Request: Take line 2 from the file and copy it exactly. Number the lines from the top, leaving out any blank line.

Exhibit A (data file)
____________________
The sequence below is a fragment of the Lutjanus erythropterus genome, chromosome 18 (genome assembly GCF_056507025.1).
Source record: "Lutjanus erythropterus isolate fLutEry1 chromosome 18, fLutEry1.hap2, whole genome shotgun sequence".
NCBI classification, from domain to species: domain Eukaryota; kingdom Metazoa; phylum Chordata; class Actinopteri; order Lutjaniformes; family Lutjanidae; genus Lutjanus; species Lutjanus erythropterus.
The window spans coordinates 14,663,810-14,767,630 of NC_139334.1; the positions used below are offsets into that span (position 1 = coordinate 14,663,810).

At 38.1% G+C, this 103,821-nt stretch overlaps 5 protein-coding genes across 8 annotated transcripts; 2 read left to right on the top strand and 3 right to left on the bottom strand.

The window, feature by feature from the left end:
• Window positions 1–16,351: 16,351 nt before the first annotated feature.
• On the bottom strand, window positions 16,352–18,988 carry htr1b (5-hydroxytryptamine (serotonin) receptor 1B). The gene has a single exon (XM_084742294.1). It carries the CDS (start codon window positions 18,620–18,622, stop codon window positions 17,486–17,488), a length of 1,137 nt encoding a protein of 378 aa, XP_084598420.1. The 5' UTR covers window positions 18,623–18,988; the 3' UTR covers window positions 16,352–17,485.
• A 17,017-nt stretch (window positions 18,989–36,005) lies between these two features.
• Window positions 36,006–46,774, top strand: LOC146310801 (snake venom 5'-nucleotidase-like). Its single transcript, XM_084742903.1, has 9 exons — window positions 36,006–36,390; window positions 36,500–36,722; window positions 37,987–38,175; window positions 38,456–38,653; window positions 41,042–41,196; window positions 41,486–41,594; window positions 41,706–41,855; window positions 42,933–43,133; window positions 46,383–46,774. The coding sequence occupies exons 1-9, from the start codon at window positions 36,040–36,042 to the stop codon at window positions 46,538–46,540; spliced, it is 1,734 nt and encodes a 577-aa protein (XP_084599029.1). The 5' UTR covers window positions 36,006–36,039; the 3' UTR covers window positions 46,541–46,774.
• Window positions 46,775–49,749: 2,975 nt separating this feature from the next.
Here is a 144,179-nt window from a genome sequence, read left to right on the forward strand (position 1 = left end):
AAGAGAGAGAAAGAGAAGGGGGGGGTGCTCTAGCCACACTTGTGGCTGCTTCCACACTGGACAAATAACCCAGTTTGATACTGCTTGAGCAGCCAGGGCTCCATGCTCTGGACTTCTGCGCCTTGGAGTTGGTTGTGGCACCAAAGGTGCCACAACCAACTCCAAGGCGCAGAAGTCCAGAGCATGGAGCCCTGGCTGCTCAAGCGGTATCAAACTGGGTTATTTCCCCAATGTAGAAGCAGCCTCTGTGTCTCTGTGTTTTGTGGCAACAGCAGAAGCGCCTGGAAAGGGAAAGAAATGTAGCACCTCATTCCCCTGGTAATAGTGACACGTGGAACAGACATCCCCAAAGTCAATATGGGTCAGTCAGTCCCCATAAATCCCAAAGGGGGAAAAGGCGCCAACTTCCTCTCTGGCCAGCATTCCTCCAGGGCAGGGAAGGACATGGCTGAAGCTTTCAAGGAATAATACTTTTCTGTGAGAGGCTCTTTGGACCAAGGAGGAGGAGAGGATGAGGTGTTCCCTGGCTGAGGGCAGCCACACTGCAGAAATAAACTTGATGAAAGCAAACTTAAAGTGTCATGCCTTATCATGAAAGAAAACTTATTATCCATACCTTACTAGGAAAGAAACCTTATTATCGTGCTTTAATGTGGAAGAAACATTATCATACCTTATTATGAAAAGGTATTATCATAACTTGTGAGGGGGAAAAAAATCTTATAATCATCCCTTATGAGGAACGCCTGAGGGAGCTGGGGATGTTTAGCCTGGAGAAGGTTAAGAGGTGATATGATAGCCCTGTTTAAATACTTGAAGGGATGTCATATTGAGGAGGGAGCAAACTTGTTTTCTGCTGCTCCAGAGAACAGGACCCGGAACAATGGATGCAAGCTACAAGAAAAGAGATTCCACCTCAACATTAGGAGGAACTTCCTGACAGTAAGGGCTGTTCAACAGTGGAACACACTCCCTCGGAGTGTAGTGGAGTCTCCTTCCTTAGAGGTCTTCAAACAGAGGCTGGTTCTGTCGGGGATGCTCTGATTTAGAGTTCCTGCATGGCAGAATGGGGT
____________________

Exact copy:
Source record: "Lutjanus erythropterus isolate fLutEry1 chromosome 18, fLutEry1.hap2, whole genome shotgun sequence".